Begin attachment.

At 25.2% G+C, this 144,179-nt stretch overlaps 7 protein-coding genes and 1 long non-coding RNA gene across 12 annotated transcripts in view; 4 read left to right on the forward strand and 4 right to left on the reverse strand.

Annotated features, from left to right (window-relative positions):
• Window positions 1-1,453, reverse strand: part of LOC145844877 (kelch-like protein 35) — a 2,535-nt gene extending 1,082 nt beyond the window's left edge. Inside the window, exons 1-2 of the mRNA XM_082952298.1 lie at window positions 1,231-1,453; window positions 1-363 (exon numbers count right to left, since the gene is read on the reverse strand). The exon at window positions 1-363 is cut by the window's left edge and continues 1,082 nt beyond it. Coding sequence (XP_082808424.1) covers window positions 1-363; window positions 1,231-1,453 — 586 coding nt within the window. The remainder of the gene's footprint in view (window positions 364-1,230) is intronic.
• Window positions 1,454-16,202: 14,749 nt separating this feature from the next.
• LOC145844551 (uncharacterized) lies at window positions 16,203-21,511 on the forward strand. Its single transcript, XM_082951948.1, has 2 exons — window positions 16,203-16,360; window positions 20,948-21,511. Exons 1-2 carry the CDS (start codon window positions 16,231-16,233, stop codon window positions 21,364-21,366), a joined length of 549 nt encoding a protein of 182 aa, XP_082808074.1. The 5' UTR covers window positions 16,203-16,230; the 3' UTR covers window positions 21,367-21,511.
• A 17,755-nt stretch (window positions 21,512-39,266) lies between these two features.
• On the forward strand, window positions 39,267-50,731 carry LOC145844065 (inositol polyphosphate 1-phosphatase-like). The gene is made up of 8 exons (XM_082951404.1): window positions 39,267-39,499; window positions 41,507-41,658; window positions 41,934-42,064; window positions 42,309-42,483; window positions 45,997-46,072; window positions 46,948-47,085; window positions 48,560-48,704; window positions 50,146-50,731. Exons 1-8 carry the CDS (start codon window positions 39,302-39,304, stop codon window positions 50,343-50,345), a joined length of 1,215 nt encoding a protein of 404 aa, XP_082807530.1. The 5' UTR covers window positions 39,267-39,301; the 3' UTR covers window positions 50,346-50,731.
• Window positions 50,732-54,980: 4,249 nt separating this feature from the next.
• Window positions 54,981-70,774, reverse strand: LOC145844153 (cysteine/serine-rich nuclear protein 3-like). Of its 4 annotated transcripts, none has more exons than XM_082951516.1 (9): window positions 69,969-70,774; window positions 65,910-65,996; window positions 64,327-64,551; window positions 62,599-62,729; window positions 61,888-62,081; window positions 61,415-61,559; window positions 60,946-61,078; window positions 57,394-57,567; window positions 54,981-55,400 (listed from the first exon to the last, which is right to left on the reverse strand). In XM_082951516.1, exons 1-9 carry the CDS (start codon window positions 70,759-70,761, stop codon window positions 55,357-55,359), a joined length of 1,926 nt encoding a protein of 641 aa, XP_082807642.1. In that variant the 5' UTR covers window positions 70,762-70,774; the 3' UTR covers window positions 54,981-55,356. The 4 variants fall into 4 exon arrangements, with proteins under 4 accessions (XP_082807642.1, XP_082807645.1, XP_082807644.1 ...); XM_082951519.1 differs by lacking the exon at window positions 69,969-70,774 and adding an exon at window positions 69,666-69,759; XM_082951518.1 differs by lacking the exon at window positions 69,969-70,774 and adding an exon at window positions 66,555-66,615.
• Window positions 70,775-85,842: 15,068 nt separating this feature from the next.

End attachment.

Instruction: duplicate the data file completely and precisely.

At 25.2% G+C, this 144,179-nt stretch overlaps 7 protein-coding genes and 1 long non-coding RNA gene across 12 annotated transcripts in view; 4 read left to right on the forward strand and 4 right to left on the reverse strand.

Annotated features, from left to right (window-relative positions):
• Window positions 1-1,453, reverse strand: part of LOC145844877 (kelch-like protein 35) — a 2,535-nt gene extending 1,082 nt beyond the window's left edge. Inside the window, exons 1-2 of the mRNA XM_082952298.1 lie at window positions 1,231-1,453; window positions 1-363 (exon numbers count right to left, since the gene is read on the reverse strand). The exon at window positions 1-363 is cut by the window's left edge and continues 1,082 nt beyond it. Coding sequence (XP_082808424.1) covers window positions 1-363; window positions 1,231-1,453 — 586 coding nt within the window. The remainder of the gene's footprint in view (window positions 364-1,230) is intronic.
• Window positions 1,454-16,202: 14,749 nt separating this feature from the next.
• LOC145844551 (uncharacterized) lies at window positions 16,203-21,511 on the forward strand. Its single transcript, XM_082951948.1, has 2 exons — window positions 16,203-16,360; window positions 20,948-21,511. Exons 1-2 carry the CDS (start codon window positions 16,231-16,233, stop codon window positions 21,364-21,366), a joined length of 549 nt encoding a protein of 182 aa, XP_082808074.1. The 5' UTR covers window positions 16,203-16,230; the 3' UTR covers window positions 21,367-21,511.
• A 17,755-nt stretch (window positions 21,512-39,266) lies between these two features.
• On the forward strand, window positions 39,267-50,731 carry LOC145844065 (inositol polyphosphate 1-phosphatase-like). The gene is made up of 8 exons (XM_082951404.1): window positions 39,267-39,499; window positions 41,507-41,658; window positions 41,934-42,064; window positions 42,309-42,483; window positions 45,997-46,072; window positions 46,948-47,085; window positions 48,560-48,704; window positions 50,146-50,731. Exons 1-8 carry the CDS (start codon window positions 39,302-39,304, stop codon window positions 50,343-50,345), a joined length of 1,215 nt encoding a protein of 404 aa, XP_082807530.1. The 5' UTR covers window positions 39,267-39,301; the 3' UTR covers window positions 50,346-50,731.
• Window positions 50,732-54,980: 4,249 nt separating this feature from the next.
• Window positions 54,981-70,774, reverse strand: LOC145844153 (cysteine/serine-rich nuclear protein 3-like). Of its 4 annotated transcripts, none has more exons than XM_082951516.1 (9): window positions 69,969-70,774; window positions 65,910-65,996; window positions 64,327-64,551; window positions 62,599-62,729; window positions 61,888-62,081; window positions 61,415-61,559; window positions 60,946-61,078; window positions 57,394-57,567; window positions 54,981-55,400 (listed from the first exon to the last, which is right to left on the reverse strand). In XM_082951516.1, exons 1-9 carry the CDS (start codon window positions 70,759-70,761, stop codon window positions 55,357-55,359), a joined length of 1,926 nt encoding a protein of 641 aa, XP_082807642.1. In that variant the 5' UTR covers window positions 70,762-70,774; the 3' UTR covers window positions 54,981-55,356. The 4 variants fall into 4 exon arrangements, with proteins under 4 accessions (XP_082807642.1, XP_082807645.1, XP_082807644.1 ...); XM_082951519.1 differs by lacking the exon at window positions 69,969-70,774 and adding an exon at window positions 69,666-69,759; XM_082951518.1 differs by lacking the exon at window positions 69,969-70,774 and adding an exon at window positions 66,555-66,615.
• Window positions 70,775-85,842: 15,068 nt separating this feature from the next.